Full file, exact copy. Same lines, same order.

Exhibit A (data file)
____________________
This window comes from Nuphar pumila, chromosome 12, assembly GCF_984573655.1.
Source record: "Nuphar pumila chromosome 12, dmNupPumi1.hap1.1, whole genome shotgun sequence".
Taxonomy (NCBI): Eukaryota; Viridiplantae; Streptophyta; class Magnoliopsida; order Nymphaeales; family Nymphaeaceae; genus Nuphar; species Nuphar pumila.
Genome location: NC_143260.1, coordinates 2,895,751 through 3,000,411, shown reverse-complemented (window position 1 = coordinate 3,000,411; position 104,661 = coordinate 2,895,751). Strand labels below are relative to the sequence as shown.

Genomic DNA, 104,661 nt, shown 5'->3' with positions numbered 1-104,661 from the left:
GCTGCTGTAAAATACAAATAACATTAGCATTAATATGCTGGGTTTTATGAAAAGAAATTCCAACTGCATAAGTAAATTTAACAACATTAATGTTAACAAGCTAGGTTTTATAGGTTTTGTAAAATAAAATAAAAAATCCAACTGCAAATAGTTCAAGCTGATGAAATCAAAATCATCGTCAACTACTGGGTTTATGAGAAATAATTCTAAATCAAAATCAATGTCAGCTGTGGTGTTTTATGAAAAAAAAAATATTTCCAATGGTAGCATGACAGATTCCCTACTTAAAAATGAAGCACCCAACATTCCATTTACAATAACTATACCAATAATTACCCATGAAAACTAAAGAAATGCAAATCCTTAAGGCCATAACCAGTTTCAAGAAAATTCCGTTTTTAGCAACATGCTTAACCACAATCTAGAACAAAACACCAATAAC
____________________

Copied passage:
This window comes from Nuphar pumila, chromosome 12, assembly GCF_984573655.1.
Source record: "Nuphar pumila chromosome 12, dmNupPumi1.hap1.1, whole genome shotgun sequence".
Taxonomy (NCBI): Eukaryota; Viridiplantae; Streptophyta; class Magnoliopsida; order Nymphaeales; family Nymphaeaceae; genus Nuphar; species Nuphar pumila.
Genome location: NC_143260.1, coordinates 2,895,751 through 3,000,411, shown reverse-complemented (window position 1 = coordinate 3,000,411; position 104,661 = coordinate 2,895,751). Strand labels below are relative to the sequence as shown.

Genomic DNA, 104,661 nt, shown 5'->3' with positions numbered 1-104,661 from the left:
GCTGCTGTAAAATACAAATAACATTAGCATTAATATGCTGGGTTTTATGAAAAGAAATTCCAACTGCATAAGTAAATTTAACAACATTAATGTTAACAAGCTAGGTTTTATAGGTTTTGTAAAATAAAATAAAAAATCCAACTGCAAATAGTTCAAGCTGATGAAATCAAAATCATCGTCAACTACTGGGTTTATGAGAAATAATTCTAAATCAAAATCAATGTCAGCTGTGGTGTTTTATGAAAAAAAAAATATTTCCAATGGTAGCATGACAGATTCCCTACTTAAAAATGAAGCACCCAACATTCCATTTACAATAACTATACCAATAATTACCCATGAAAACTAAAGAAATGCAAATCCTTAAGGCCATAACCAGTTTCAAGAAAATTCCGTTTTTAGCAACATGCTTAACCACAATCTAGAACAAAACACCAATAAC